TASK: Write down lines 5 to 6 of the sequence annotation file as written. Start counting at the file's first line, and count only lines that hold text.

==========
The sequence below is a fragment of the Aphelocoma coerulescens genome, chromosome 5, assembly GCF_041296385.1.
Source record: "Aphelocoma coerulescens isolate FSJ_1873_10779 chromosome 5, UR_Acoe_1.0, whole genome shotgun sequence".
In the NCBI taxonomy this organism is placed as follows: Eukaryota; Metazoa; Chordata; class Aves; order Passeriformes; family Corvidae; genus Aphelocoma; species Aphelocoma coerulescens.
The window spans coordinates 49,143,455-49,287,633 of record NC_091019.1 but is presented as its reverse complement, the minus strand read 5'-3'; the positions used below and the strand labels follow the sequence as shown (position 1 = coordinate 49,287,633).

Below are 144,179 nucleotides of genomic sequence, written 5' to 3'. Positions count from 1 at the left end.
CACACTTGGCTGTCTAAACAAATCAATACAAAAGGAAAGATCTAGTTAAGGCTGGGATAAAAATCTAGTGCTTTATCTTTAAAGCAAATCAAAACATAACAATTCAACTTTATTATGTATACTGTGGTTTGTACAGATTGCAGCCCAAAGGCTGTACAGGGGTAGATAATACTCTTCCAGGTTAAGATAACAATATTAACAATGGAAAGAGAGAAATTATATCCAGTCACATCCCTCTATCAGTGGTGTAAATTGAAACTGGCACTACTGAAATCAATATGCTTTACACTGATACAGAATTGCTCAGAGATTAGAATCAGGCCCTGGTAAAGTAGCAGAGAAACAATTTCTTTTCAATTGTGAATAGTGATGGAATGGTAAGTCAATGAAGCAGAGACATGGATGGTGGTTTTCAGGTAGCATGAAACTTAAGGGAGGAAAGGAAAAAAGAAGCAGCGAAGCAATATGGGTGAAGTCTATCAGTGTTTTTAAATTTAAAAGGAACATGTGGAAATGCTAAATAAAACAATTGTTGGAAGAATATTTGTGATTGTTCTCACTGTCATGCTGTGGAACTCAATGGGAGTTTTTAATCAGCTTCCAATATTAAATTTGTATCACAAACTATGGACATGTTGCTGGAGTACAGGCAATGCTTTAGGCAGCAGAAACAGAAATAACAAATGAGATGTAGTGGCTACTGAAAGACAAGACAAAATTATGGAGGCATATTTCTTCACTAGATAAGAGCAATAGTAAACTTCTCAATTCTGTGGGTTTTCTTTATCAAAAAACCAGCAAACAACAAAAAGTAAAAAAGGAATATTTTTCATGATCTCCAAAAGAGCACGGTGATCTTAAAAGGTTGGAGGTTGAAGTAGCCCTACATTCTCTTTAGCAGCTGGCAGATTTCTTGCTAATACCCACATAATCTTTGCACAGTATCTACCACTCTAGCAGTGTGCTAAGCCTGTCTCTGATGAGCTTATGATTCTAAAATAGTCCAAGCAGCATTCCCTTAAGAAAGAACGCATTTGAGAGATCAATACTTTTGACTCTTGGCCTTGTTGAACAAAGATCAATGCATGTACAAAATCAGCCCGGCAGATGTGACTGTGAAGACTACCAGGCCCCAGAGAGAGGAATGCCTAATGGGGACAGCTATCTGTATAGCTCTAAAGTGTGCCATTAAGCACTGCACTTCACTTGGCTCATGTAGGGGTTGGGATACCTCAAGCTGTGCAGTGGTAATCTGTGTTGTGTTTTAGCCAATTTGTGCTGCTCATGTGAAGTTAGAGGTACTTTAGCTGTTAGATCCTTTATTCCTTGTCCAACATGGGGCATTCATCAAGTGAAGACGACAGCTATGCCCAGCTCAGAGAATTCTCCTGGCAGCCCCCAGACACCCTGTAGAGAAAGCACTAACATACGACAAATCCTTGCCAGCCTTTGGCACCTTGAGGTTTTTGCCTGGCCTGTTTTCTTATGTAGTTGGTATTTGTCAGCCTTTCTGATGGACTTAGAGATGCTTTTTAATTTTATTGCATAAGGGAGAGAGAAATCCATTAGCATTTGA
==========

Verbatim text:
Below are 144,179 nucleotides of genomic sequence, written 5' to 3'. Positions count from 1 at the left end.
CACACTTGGCTGTCTAAACAAATCAATACAAAAGGAAAGATCTAGTTAAGGCTGGGATAAAAATCTAGTGCTTTATCTTTAAAGCAAATCAAAACATAACAATTCAACTTTATTATGTATACTGTGGTTTGTACAGATTGCAGCCCAAAGGCTGTACAGGGGTAGATAATACTCTTCCAGGTTAAGATAACAATATTAACAATGGAAAGAGAGAAATTATATCCAGTCACATCCCTCTATCAGTGGTGTAAATTGAAACTGGCACTACTGAAATCAATATGCTTTACACTGATACAGAATTGCTCAGAGATTAGAATCAGGCCCTGGTAAAGTAGCAGAGAAACAATTTCTTTTCAATTGTGAATAGTGATGGAATGGTAAGTCAATGAAGCAGAGACATGGATGGTGGTTTTCAGGTAGCATGAAACTTAAGGGAGGAAAGGAAAAAAGAAGCAGCGAAGCAATATGGGTGAAGTCTATCAGTGTTTTTAAATTTAAAAGGAACATGTGGAAATGCTAAATAAAACAATTGTTGGAAGAATATTTGTGATTGTTCTCACTGTCATGCTGTGGAACTCAATGGGAGTTTTTAATCAGCTTCCAATATTAAATTTGTATCACAAACTATGGACATGTTGCTGGAGTACAGGCAATGCTTTAGGCAGCAGAAACAGAAATAACAAATGAGATGTAGTGGCTACTGAAAGACAAGACAAAATTATGGAGGCATATTTCTTCACTAGATAAGAGCAATAGTAAACTTCTCAATTCTGTGGGTTTTCTTTATCAAAAAACCAGCAAACAACAAAAAGTAAAAAAGGAATATTTTTCATGATCTCCAAAAGAGCACGGTGATCTTAAAAGGTTGGAGGTTGAAGTAGCCCTACATTCTCTTTAGCAGCTGGCAGATTTCTTGCTAATACCCACATAATCTTTGCACAGTATCTACCACTCTAGCAGTGTGCTAAGCCTGTCTCTGATGAGCTTATGATTCTAAAATAGTCCAAGCAGCATTCCCTTAAGAAAGAACGCATTTGAGAGATCAATACTTTTGACTCTTGGCCTTGTTGAACAAAGATCAATGCATGTACAAAATCAGCCCGGCAGATGTGACTGTGAAGACTACCAGGCCCCAGAGAGAGGAATGCCTAATGGGGACAGCTATCTGTATAGCTCTAAAGTGTGCCATTAAGCACTGCACTTCACTTGGCTCATGTAGGGGTTGGGATACCTCAAGCTGTGCAGTGGTAATCTGTGTTGTGTTTTAGCCAATTTGTGCTGCTCATGTGAAGTTAGAGGTACTTTAGCTGTTAGATCCTTTATTCCTTGTCCAACATGGGGCATTCATCAAGTGAAGACGACAGCTATGCCCAGCTCAGAGAATTCTCCTGGCAGCCCCCAGACACCCTGTAGAGAAAGCACTAACATACGACAAATCCTTGCCAGCCTTTGGCACCTTGAGGTTTTTGCCTGGCCTGTTTTCTTATGTAGTTGGTATTTGTCAGCCTTTCTGATGGACTTAGAGATGCTTTTTAATTTTATTGCATAAGGGAGAGAGAAATCCATTAGCATTTGA